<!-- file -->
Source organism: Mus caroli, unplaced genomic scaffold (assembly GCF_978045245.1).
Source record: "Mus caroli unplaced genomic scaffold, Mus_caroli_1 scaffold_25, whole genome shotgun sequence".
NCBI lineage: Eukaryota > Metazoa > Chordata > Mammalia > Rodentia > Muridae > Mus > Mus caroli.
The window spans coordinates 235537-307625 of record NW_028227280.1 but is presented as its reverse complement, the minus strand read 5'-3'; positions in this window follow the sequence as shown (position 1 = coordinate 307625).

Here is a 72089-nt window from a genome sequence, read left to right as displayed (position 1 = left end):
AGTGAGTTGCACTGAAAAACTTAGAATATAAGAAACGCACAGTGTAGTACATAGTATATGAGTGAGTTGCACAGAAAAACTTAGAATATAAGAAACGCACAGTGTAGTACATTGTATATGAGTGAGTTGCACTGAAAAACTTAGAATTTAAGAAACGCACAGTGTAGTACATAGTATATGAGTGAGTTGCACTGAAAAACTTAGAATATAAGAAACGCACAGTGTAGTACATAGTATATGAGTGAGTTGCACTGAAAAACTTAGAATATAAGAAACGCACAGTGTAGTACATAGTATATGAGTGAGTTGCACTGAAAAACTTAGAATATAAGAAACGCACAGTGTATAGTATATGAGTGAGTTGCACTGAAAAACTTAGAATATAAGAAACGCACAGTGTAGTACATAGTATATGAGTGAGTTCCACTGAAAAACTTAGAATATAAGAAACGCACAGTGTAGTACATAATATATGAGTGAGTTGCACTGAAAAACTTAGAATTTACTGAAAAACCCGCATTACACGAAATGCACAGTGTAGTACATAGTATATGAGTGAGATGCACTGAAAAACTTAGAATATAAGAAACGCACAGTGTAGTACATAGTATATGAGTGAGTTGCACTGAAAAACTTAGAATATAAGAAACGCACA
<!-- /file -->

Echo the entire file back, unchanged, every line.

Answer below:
Source organism: Mus caroli, unplaced genomic scaffold (assembly GCF_978045245.1).
Source record: "Mus caroli unplaced genomic scaffold, Mus_caroli_1 scaffold_25, whole genome shotgun sequence".
NCBI lineage: Eukaryota > Metazoa > Chordata > Mammalia > Rodentia > Muridae > Mus > Mus caroli.
The window spans coordinates 235537-307625 of record NW_028227280.1 but is presented as its reverse complement, the minus strand read 5'-3'; positions in this window follow the sequence as shown (position 1 = coordinate 307625).

Here is a 72089-nt window from a genome sequence, read left to right as displayed (position 1 = left end):
AGTGAGTTGCACTGAAAAACTTAGAATATAAGAAACGCACAGTGTAGTACATAGTATATGAGTGAGTTGCACAGAAAAACTTAGAATATAAGAAACGCACAGTGTAGTACATTGTATATGAGTGAGTTGCACTGAAAAACTTAGAATTTAAGAAACGCACAGTGTAGTACATAGTATATGAGTGAGTTGCACTGAAAAACTTAGAATATAAGAAACGCACAGTGTAGTACATAGTATATGAGTGAGTTGCACTGAAAAACTTAGAATATAAGAAACGCACAGTGTAGTACATAGTATATGAGTGAGTTGCACTGAAAAACTTAGAATATAAGAAACGCACAGTGTATAGTATATGAGTGAGTTGCACTGAAAAACTTAGAATATAAGAAACGCACAGTGTAGTACATAGTATATGAGTGAGTTCCACTGAAAAACTTAGAATATAAGAAACGCACAGTGTAGTACATAATATATGAGTGAGTTGCACTGAAAAACTTAGAATTTACTGAAAAACCCGCATTACACGAAATGCACAGTGTAGTACATAGTATATGAGTGAGATGCACTGAAAAACTTAGAATATAAGAAACGCACAGTGTAGTACATAGTATATGAGTGAGTTGCACTGAAAAACTTAGAATATAAGAAACGCACA